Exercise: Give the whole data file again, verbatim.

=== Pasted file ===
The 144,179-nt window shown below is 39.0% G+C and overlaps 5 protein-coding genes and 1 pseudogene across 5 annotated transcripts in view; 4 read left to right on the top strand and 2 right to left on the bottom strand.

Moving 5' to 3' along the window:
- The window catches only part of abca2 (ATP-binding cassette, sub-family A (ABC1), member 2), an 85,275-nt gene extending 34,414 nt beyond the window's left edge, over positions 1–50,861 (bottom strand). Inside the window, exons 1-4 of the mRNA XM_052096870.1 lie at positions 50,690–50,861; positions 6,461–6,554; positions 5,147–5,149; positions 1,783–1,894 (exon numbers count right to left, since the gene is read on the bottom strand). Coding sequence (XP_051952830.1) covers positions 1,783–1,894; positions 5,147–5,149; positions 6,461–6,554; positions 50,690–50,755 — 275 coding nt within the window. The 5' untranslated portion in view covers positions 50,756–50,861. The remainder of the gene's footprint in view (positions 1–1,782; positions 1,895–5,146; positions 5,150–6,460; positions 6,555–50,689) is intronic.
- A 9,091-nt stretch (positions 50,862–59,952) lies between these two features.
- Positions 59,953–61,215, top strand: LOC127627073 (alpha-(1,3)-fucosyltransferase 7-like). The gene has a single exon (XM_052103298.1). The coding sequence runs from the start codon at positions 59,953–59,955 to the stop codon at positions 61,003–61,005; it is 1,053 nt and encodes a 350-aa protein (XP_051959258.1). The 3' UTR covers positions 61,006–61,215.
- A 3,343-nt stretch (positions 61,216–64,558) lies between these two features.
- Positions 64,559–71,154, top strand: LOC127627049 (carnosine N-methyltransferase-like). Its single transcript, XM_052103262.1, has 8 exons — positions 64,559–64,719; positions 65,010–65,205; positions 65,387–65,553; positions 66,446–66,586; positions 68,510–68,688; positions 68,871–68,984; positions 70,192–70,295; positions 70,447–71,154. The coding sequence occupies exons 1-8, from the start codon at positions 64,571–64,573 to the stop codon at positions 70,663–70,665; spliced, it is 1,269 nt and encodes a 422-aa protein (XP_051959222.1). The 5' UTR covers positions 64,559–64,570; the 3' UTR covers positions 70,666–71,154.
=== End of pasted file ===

The 144,179-nt window shown below is 39.0% G+C and overlaps 5 protein-coding genes and 1 pseudogene across 5 annotated transcripts in view; 4 read left to right on the top strand and 2 right to left on the bottom strand.

Moving 5' to 3' along the window:
- The window catches only part of abca2 (ATP-binding cassette, sub-family A (ABC1), member 2), an 85,275-nt gene extending 34,414 nt beyond the window's left edge, over positions 1–50,861 (bottom strand). Inside the window, exons 1-4 of the mRNA XM_052096870.1 lie at positions 50,690–50,861; positions 6,461–6,554; positions 5,147–5,149; positions 1,783–1,894 (exon numbers count right to left, since the gene is read on the bottom strand). Coding sequence (XP_051952830.1) covers positions 1,783–1,894; positions 5,147–5,149; positions 6,461–6,554; positions 50,690–50,755 — 275 coding nt within the window. The 5' untranslated portion in view covers positions 50,756–50,861. The remainder of the gene's footprint in view (positions 1–1,782; positions 1,895–5,146; positions 5,150–6,460; positions 6,555–50,689) is intronic.
- A 9,091-nt stretch (positions 50,862–59,952) lies between these two features.
- Positions 59,953–61,215, top strand: LOC127627073 (alpha-(1,3)-fucosyltransferase 7-like). The gene has a single exon (XM_052103298.1). The coding sequence runs from the start codon at positions 59,953–59,955 to the stop codon at positions 61,003–61,005; it is 1,053 nt and encodes a 350-aa protein (XP_051959258.1). The 3' UTR covers positions 61,006–61,215.
- A 3,343-nt stretch (positions 61,216–64,558) lies between these two features.
- Positions 64,559–71,154, top strand: LOC127627049 (carnosine N-methyltransferase-like). Its single transcript, XM_052103262.1, has 8 exons — positions 64,559–64,719; positions 65,010–65,205; positions 65,387–65,553; positions 66,446–66,586; positions 68,510–68,688; positions 68,871–68,984; positions 70,192–70,295; positions 70,447–71,154. The coding sequence occupies exons 1-8, from the start codon at positions 64,571–64,573 to the stop codon at positions 70,663–70,665; spliced, it is 1,269 nt and encodes a 422-aa protein (XP_051959222.1). The 5' UTR covers positions 64,559–64,570; the 3' UTR covers positions 70,666–71,154.